Current Date:

Thursday, 19 April 2018

Business Vision: Taming the Tides of High Inflation

Sudan’s inflation rate has risen to 55,6% in March compared to 54,34% in February, reported the Central Bureau of Statistics (CBoS)

However, the government introduced a number of measures to curb the rise in the dollar price including limiting cash withdrawal from banks to absorb liquidity, cracking down on black market Forex traders and restricting imports.
The government measures managed to pull back the dollar price to 34,00 pounds however economists expect a new rise in its price once these restrictions were lifted.
The most recent International Monetary Fund (IMF) report indicated that Sudan’s gross international reserves remained very low in 2017 ($1.1 billion, 1¾ months of imports).
Ordinary citizens continue to complain from cost of living increases that impaired their access to basic commodities.
Inflation could be tamed through a hard peg of the Sudanese pound to the dollar. The success of such an exchange rate–based stabilization plan would then depend on the strength of the accompanying structural and fiscal reforms.  
Taming the tides of high inflation in Sudan, in the first instance, a political will to pursue a strong and credible stabilization plan.
It will take a few more months before the government can control policies that can curb inflation. The overall inflation measures are the result of millions of pricing decision made by businesses, large and small.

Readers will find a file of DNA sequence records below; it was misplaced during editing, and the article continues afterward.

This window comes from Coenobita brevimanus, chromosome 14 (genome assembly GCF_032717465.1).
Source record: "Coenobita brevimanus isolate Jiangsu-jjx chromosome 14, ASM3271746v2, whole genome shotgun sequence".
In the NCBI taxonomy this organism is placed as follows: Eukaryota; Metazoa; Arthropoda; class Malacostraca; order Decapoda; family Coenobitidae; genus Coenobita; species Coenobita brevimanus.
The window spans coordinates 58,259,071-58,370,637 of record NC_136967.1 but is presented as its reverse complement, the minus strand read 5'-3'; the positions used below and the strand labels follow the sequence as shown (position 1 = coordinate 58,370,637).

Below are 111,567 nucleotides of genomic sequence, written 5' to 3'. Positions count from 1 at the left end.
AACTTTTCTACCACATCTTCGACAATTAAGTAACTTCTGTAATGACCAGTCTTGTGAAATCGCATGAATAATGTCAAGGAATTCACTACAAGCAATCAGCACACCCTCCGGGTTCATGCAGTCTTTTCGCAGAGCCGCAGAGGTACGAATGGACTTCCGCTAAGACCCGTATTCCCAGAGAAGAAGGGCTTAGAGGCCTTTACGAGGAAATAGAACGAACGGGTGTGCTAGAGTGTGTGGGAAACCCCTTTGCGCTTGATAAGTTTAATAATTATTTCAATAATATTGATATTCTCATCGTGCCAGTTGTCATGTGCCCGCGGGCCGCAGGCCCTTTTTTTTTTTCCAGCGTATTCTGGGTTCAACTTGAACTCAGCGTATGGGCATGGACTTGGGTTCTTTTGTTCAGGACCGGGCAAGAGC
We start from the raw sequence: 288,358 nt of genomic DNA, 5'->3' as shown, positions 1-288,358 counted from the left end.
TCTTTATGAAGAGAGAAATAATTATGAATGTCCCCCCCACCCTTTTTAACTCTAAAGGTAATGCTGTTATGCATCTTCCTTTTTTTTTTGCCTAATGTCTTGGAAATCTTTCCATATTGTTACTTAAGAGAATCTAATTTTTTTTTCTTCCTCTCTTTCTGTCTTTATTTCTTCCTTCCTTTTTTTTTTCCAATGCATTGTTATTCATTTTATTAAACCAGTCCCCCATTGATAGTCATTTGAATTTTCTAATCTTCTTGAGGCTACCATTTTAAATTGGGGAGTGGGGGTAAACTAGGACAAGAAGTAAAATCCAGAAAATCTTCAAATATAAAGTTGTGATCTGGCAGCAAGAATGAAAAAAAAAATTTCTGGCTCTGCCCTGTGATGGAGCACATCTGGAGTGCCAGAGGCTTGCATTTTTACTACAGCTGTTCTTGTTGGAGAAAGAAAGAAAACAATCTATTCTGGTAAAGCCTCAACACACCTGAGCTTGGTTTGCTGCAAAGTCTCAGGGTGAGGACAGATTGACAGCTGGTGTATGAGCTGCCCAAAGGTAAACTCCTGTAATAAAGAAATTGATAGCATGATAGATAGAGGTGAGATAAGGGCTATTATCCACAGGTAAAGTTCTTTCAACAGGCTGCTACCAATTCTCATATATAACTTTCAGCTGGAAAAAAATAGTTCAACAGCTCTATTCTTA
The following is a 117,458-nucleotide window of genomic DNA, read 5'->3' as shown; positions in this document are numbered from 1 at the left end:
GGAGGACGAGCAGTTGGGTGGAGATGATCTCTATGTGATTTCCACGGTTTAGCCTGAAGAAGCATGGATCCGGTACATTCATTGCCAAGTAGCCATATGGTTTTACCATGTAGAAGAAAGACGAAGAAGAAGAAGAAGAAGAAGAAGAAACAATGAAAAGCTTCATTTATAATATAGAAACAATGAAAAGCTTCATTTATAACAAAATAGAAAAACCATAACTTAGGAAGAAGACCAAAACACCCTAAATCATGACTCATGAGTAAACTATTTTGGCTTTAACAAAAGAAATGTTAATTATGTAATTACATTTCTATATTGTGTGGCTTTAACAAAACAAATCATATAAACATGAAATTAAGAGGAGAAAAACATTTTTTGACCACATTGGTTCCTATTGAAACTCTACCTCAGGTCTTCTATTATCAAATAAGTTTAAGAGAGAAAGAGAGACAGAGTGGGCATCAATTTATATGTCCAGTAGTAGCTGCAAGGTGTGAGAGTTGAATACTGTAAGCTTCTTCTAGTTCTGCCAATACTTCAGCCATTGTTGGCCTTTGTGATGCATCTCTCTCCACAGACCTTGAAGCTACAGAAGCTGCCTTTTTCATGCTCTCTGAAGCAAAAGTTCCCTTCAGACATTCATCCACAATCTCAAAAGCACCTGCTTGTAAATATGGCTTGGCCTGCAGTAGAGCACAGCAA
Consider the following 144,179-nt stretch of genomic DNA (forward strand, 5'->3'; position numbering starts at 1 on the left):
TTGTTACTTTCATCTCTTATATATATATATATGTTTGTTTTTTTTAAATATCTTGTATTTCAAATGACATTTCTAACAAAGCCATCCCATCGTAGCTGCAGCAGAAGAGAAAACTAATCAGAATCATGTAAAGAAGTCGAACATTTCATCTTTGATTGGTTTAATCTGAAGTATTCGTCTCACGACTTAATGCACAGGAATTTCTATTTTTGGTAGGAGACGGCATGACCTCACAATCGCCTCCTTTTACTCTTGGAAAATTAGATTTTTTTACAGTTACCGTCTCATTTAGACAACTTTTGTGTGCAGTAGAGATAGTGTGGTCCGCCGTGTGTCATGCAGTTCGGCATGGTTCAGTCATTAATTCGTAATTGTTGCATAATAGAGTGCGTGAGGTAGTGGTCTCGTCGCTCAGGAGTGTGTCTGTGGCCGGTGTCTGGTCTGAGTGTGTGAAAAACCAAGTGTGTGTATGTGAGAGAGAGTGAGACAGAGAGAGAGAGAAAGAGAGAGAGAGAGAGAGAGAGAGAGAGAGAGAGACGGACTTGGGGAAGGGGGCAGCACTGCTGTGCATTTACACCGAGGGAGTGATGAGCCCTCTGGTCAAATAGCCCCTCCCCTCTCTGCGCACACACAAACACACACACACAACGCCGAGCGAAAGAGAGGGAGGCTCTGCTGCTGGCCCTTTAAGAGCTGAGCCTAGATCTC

The calculation of retail price index although extremely through, is always subject to error and omission.
Furthermore, the nature of the inflation process makes it very difficult to forecast, even when inflationary conditions in the economy appears too benign.
External economic shocks can make forecast in accurate, for example a sharp jump in the world oil prices or deep falls in global share prices, and both have big feedback effects through the economic system.
The exchange rate might also fluctuate leading to volatility in the prices of imported goods and services.
Inflation’s effects on an economy are various and can be simultaneously positive and negative.
Negative effects of inflation include a decrease in the real value of money and other monetary items and uncertainty over future inflation may discourage investment and savings.
High inflation may lead to shortages of goods if consumers begin boarding out of concern that prices will increase.
Positive effects increase ensuring central banks can adjust nominal interest rates and encouraging investment in non-monetary capital projects.
The control of inflation has become one of the dominant objectives of the government economic policy in many countries including Sudan. The various methods are usually grouped under three heads: monetary measures, fiscal measures and other measures.
Inflation should be fought by the government using short, medium and long term policies.